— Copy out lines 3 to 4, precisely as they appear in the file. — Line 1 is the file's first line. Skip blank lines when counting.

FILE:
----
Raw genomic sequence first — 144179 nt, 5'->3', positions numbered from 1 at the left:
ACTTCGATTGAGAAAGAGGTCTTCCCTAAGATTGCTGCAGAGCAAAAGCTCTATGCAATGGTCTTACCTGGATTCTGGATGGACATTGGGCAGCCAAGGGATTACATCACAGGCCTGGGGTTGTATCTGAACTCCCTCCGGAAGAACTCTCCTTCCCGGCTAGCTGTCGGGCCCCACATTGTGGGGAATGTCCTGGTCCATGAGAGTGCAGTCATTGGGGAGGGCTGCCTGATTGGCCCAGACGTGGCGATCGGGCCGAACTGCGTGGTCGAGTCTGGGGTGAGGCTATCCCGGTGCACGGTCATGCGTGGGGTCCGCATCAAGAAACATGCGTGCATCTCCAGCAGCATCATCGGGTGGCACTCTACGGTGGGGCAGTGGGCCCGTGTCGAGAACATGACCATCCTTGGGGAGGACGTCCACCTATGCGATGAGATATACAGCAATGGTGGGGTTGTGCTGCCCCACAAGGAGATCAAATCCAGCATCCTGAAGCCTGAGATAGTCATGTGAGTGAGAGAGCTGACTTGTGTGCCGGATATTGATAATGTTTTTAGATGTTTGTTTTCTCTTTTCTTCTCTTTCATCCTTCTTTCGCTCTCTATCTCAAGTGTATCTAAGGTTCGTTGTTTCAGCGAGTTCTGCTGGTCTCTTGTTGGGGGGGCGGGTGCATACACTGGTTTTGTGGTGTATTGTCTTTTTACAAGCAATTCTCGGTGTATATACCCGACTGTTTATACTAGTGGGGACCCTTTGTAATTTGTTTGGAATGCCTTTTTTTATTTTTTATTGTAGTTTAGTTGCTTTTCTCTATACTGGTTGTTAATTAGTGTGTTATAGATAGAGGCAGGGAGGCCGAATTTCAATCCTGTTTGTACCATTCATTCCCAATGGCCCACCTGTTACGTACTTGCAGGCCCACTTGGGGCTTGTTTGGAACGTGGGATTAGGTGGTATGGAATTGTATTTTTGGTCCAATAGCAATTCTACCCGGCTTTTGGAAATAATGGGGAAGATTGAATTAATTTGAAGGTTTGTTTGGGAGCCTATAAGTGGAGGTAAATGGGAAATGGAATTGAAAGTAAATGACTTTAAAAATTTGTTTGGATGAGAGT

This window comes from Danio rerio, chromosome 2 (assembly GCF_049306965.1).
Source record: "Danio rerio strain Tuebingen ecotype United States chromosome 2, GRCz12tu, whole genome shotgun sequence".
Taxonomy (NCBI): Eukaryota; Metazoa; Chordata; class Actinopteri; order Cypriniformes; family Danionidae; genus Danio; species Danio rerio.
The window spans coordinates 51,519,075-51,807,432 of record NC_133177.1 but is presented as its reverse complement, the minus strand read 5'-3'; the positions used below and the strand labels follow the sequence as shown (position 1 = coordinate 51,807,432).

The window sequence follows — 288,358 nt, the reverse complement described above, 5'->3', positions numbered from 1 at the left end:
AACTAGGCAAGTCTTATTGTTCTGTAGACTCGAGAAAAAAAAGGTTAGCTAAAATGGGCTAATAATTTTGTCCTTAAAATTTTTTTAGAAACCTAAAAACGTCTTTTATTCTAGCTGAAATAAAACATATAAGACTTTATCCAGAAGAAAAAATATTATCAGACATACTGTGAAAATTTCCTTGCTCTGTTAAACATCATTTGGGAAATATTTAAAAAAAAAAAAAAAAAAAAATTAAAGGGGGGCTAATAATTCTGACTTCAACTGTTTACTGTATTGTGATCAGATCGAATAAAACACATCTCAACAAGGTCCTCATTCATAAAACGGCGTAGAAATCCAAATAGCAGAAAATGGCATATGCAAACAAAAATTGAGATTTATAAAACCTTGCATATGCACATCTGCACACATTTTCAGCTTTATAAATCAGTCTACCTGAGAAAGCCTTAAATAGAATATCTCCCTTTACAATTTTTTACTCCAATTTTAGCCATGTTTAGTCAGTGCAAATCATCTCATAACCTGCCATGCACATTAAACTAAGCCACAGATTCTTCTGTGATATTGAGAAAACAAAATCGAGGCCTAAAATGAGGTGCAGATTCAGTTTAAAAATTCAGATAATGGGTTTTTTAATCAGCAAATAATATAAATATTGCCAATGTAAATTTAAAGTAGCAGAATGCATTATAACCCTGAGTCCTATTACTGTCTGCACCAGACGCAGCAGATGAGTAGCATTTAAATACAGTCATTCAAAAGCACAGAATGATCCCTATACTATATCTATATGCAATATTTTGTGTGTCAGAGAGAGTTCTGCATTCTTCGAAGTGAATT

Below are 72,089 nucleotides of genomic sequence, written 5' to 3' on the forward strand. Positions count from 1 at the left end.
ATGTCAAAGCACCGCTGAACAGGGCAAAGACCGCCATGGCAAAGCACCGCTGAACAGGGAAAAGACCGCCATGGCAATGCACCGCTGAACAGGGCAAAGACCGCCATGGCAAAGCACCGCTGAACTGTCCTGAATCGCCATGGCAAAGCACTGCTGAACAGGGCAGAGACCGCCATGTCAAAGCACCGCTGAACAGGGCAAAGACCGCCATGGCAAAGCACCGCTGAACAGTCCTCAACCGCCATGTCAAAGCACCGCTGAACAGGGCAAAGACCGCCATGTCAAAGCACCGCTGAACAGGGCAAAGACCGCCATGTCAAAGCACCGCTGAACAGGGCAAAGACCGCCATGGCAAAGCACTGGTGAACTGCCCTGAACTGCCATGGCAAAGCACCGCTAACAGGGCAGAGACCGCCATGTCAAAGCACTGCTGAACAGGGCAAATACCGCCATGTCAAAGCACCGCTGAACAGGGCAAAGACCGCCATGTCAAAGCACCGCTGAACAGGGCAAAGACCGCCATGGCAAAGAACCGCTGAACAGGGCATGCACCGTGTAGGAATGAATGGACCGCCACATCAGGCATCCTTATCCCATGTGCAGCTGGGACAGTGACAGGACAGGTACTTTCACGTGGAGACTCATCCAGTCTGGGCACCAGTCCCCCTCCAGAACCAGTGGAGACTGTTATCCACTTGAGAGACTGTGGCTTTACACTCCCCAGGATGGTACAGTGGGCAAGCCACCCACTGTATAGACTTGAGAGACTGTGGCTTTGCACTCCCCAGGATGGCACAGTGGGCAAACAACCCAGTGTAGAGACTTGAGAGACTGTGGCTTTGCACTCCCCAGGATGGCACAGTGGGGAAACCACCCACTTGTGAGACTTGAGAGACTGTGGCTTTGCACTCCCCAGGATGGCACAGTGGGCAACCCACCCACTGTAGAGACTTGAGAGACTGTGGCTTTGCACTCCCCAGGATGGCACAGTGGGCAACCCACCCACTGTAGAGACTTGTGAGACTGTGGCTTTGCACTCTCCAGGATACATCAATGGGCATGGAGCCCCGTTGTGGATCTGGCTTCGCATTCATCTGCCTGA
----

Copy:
This window comes from Danio rerio, chromosome 2 (assembly GCF_049306965.1).
Source record: "Danio rerio strain Tuebingen ecotype United States chromosome 2, GRCz12tu, whole genome shotgun sequence".